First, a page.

Singapore Children’s Society ($2,500)

HMCS Vancouver requested funding to support the Singapore Children’s Society, an organization that helps children with education, engagement in projects and programs as well as other counselling and family services.  The funds were used to support youth outreach programs such as camps. 

Hong Kong Kids4Kids ($2,500)

HMCS Vancouver requested funding to support Kids4Kids, an organization that supports literacy development and youth empowerment in Hong Kong. The funds were used to provide low resourced schools with literacy development resources.

Hospice Maul Hale House ($10,000)

Hospice Maui Hale House is a palliative care facility for the grievously ill and their families. The facility has a plot of land that they received as a donation. The CAF members aboard the HMCS Ottawa requested and received funding to repurpose the land into a meditation garden for the hospice families as they begin to grieve the impending loss of a loved one in a healing and supportive environment.

Hoa Mai Orphanage ($10,000)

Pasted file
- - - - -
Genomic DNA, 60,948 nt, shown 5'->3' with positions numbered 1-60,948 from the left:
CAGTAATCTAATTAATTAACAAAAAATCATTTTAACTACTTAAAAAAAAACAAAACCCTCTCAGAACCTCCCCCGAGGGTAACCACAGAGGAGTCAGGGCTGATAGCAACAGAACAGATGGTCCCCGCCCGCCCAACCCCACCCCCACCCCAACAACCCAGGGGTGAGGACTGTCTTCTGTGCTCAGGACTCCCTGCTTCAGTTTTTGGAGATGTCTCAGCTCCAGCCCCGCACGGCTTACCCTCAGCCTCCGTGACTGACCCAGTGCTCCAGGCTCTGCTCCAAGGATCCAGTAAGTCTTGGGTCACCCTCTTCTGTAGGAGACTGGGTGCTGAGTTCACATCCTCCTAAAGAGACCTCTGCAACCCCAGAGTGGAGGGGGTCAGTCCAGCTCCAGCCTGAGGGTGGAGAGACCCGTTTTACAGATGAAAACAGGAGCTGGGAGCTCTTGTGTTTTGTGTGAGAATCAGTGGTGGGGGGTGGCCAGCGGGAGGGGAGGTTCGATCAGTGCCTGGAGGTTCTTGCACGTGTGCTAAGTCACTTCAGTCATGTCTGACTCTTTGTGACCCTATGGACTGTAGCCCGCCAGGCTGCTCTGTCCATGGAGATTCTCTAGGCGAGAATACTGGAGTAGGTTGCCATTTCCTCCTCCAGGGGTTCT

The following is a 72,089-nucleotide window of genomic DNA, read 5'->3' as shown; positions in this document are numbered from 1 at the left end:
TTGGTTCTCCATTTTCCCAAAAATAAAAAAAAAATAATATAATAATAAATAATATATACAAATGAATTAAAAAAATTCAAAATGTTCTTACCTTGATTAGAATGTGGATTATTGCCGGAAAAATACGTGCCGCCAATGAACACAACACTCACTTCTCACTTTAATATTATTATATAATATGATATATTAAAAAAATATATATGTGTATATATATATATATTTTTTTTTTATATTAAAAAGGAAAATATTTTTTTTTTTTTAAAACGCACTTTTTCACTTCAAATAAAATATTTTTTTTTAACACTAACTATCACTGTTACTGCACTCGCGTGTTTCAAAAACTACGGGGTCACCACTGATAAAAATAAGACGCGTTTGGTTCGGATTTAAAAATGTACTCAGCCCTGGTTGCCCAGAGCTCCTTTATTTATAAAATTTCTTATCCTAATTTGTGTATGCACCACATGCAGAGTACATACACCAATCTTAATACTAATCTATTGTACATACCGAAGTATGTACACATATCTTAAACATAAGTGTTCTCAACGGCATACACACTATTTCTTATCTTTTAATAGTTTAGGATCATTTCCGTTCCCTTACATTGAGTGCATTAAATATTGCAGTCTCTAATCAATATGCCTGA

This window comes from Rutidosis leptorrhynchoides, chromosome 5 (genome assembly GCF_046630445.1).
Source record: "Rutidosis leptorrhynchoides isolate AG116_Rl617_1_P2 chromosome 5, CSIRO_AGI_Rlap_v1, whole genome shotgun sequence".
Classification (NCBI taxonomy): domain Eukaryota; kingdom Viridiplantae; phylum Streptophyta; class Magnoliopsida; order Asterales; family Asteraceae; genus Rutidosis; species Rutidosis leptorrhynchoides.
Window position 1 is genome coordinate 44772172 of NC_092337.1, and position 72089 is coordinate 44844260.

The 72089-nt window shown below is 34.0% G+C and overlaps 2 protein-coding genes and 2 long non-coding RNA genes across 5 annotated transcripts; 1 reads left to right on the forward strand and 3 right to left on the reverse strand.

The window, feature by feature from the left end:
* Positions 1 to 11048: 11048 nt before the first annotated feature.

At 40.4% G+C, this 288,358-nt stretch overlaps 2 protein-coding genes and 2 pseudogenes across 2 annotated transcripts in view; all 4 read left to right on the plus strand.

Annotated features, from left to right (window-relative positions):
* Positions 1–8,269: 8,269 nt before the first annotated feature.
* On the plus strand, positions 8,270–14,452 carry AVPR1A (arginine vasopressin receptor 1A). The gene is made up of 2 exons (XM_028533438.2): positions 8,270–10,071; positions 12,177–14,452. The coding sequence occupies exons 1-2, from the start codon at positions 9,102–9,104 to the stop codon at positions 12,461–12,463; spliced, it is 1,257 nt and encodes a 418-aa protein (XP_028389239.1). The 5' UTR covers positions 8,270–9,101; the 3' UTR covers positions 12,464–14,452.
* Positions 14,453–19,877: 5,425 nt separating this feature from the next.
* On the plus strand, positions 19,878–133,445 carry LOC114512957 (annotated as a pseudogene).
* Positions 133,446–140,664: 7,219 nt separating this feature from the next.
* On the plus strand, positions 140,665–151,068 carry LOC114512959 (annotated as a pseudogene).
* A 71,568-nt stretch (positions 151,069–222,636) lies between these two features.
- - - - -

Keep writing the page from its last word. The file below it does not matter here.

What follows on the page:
CAF members aboard the HMCS Calgary wanted to make a difference in Vietnam. Funding was provided to: assist with repairs at a hospital, and organize a fun day for the children at the Orphanage.

Children Affected by Agent Orange ($10,000)

Funding was provided to HMCS Calgary to purchase:  clothes, shoes, hats, toys, meals, tables, etc. for children affected by Agent Orange.

Gazebo Building Supplies ($20,000)

Military personnel from 19 Wing Comox partnered with the local Habitat for Humanity to build a small community of houses in order to provide affordable housing to 10 local families.  Funding was provided to support the building of a gazebo that would be situated in the center of the housing complex. The gazebo serves as a focal point for the residents to congregate and socialize in as well as bring them closer together.

Princess Basma School – East Jerusalem ($2,700)

The Princess Basma School in East Jerusalem is the only school in that part of the city that accepts students with a disability. CAF members on Operation Proteus were provided with funds to improve the library infrastructure and equipment at the school to address the accessibility concerns.

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Deborah van der Linde

Deborah is a librarian who is passionate about books, storytelling, and writing. Thanks to her husband Adam’s military career, they have had the great fortune of living all across Canada. Deborah and Adam have two delightful children and a dog that thinks he’s one of the kids.